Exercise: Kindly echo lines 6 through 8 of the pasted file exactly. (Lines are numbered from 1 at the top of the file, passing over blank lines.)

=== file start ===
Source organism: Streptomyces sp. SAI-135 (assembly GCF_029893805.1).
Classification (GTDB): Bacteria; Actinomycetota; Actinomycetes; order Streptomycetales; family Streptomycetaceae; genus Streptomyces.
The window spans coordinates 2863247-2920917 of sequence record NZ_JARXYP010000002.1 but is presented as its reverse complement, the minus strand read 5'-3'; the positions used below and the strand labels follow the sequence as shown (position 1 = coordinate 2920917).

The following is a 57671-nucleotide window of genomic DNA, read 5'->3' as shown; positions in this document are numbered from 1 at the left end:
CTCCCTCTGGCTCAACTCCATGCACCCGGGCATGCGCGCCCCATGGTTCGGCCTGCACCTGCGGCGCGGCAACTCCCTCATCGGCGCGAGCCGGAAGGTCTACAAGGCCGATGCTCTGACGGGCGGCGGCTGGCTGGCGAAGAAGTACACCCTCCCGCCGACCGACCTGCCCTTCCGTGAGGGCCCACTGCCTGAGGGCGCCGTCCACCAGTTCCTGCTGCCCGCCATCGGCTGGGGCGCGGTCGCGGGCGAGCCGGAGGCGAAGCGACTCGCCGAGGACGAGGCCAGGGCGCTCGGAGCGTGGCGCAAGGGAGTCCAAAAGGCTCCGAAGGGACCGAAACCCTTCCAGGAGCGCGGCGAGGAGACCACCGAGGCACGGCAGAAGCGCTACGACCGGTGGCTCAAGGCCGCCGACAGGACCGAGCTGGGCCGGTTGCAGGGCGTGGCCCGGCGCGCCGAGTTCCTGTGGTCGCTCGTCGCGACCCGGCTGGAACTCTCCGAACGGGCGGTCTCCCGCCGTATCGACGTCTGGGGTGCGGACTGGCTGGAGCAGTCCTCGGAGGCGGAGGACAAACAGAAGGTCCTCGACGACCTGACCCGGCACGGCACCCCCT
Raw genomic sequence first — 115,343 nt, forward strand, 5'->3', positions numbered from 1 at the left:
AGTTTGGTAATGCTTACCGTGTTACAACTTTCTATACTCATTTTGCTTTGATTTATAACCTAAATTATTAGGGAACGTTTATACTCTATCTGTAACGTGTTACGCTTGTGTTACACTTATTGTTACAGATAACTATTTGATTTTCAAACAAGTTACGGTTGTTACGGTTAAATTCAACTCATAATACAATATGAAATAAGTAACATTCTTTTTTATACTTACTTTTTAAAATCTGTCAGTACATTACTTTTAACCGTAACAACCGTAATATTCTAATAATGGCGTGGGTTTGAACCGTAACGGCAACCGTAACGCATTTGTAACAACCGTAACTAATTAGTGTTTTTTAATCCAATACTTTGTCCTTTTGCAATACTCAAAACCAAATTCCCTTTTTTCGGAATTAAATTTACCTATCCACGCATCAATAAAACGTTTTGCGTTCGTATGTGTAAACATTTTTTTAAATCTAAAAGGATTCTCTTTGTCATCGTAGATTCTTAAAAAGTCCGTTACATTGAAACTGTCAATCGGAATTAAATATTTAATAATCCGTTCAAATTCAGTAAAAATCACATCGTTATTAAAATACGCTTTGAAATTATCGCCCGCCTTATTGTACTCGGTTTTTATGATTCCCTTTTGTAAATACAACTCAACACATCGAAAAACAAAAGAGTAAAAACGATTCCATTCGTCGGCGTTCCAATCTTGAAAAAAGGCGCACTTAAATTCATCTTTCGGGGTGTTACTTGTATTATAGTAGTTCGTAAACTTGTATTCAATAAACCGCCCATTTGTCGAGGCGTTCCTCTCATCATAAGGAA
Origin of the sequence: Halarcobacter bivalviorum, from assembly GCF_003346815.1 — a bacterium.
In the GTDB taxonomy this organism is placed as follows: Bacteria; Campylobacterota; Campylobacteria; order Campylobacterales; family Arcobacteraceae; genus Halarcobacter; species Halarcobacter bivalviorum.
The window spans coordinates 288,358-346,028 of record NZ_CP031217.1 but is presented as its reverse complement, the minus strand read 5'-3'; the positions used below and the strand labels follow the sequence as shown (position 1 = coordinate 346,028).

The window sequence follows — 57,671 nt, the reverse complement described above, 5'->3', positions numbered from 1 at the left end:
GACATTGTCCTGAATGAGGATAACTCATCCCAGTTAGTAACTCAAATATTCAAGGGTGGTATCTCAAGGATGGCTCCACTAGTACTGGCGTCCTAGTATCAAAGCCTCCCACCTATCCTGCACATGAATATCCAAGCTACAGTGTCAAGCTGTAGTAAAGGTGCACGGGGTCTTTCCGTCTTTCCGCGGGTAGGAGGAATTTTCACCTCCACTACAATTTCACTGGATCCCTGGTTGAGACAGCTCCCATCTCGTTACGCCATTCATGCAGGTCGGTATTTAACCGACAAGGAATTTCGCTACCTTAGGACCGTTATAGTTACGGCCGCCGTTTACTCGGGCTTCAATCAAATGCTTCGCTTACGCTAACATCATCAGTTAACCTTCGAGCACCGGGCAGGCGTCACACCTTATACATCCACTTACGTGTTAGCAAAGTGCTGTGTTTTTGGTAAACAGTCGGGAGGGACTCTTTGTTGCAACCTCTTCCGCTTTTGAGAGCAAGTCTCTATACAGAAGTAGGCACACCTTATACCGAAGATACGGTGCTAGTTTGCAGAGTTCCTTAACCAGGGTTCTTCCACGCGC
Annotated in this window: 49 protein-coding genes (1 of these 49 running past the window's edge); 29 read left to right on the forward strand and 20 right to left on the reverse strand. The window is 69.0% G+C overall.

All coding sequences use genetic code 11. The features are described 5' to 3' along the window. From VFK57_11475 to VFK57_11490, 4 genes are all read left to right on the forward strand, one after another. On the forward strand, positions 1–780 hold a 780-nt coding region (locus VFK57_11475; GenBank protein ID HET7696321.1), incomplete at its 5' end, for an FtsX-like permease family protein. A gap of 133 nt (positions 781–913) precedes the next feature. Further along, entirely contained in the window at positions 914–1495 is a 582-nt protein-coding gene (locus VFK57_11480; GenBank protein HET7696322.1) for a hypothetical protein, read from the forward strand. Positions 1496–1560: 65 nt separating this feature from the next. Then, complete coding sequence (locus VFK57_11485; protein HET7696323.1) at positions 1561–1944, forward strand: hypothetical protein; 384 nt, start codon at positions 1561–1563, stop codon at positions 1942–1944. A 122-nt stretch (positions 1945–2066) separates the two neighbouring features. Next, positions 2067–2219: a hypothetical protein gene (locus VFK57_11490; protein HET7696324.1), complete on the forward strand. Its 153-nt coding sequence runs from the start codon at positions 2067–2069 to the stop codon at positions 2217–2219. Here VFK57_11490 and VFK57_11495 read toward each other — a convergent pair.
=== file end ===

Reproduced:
Raw genomic sequence first — 115,343 nt, forward strand, 5'->3', positions numbered from 1 at the left:
AGTTTGGTAATGCTTACCGTGTTACAACTTTCTATACTCATTTTGCTTTGATTTATAACCTAAATTATTAGGGAACGTTTATACTCTATCTGTAACGTGTTACGCTTGTGTTACACTTATTGTTACAGATAACTATTTGATTTTCAAACAAGTTACGGTTGTTACGGTTAAATTCAACTCATAATACAATATGAAATAAGTAACATTCTTTTTTATACTTACTTTTTAAAATCTGTCAGTACATTACTTTTAACCGTAACAACCGTAATATTCTAATAATGGCGTGGGTTTGAACCGTAACGGCAACCGTAACGCATTTGTAACAACCGTAACTAATTAGTGTTTTTTAATCCAATACTTTGTCCTTTTGCAATACTCAAAACCAAATTCCCTTTTTTCGGAATTAAATTTACCTATCCACGCATCAATAAAACGTTTTGCGTTCGTATGTGTAAACATTTTTTTAAATCTAAAAGGATTCTCTTTGTCATCGTAGATTCTTAAAAAGTCCGTTACATTGAAACTGTCAATCGGAATTAAATATTTAATAATCCGTTCAAATTCAGTAAAAATCACATCGTTATTAAAATACGCTTTGAAATTATCGCCCGCCTTATTGTACTCGGTTTTTATGATTCCCTTTTGTAAATACAACTCAACACATCGAAAAACAAAAGAGTAAAAACGATTCCATTCGTCGGCGTTCCAATCTTGAAAAAAGGCGCACTTAAATTCATCTTTCGGGGTGTTACTTGTATTATAGTAGTTCGTAAACTTGTATTCAATAAACCGCCCATTTGTCGAGGCGTTCCTCTCATCATAAGGAA
Origin of the sequence: Halarcobacter bivalviorum, from assembly GCF_003346815.1 — a bacterium.